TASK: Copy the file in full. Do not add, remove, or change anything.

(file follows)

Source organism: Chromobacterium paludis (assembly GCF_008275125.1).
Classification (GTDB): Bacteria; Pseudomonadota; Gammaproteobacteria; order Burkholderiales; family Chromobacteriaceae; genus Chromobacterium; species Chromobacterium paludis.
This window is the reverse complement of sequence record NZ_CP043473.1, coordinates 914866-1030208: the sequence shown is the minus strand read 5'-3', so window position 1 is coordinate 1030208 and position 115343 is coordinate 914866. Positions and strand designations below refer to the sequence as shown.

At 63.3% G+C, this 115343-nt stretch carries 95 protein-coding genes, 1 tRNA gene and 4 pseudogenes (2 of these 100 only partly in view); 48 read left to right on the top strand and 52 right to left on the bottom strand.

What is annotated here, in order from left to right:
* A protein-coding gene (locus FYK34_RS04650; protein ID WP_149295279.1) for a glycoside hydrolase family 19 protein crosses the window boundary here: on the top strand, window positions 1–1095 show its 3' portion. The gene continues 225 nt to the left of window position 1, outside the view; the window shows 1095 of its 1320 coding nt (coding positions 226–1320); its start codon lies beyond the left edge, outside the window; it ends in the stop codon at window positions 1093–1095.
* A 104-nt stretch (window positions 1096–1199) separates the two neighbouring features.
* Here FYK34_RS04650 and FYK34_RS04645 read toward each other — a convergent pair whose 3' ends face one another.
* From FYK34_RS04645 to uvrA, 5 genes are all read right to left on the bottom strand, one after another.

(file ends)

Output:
Source organism: Chromobacterium paludis (assembly GCF_008275125.1).
Classification (GTDB): Bacteria; Pseudomonadota; Gammaproteobacteria; order Burkholderiales; family Chromobacteriaceae; genus Chromobacterium; species Chromobacterium paludis.
This window is the reverse complement of sequence record NZ_CP043473.1, coordinates 914866-1030208: the sequence shown is the minus strand read 5'-3', so window position 1 is coordinate 1030208 and position 115343 is coordinate 914866. Positions and strand designations below refer to the sequence as shown.

At 63.3% G+C, this 115343-nt stretch carries 95 protein-coding genes, 1 tRNA gene and 4 pseudogenes (2 of these 100 only partly in view); 48 read left to right on the top strand and 52 right to left on the bottom strand.

What is annotated here, in order from left to right:
* A protein-coding gene (locus FYK34_RS04650; protein ID WP_149295279.1) for a glycoside hydrolase family 19 protein crosses the window boundary here: on the top strand, window positions 1–1095 show its 3' portion. The gene continues 225 nt to the left of window position 1, outside the view; the window shows 1095 of its 1320 coding nt (coding positions 226–1320); its start codon lies beyond the left edge, outside the window; it ends in the stop codon at window positions 1093–1095.
* A 104-nt stretch (window positions 1096–1199) separates the two neighbouring features.
* Here FYK34_RS04650 and FYK34_RS04645 read toward each other — a convergent pair whose 3' ends face one another.
* From FYK34_RS04645 to uvrA, 5 genes are all read right to left on the bottom strand, one after another.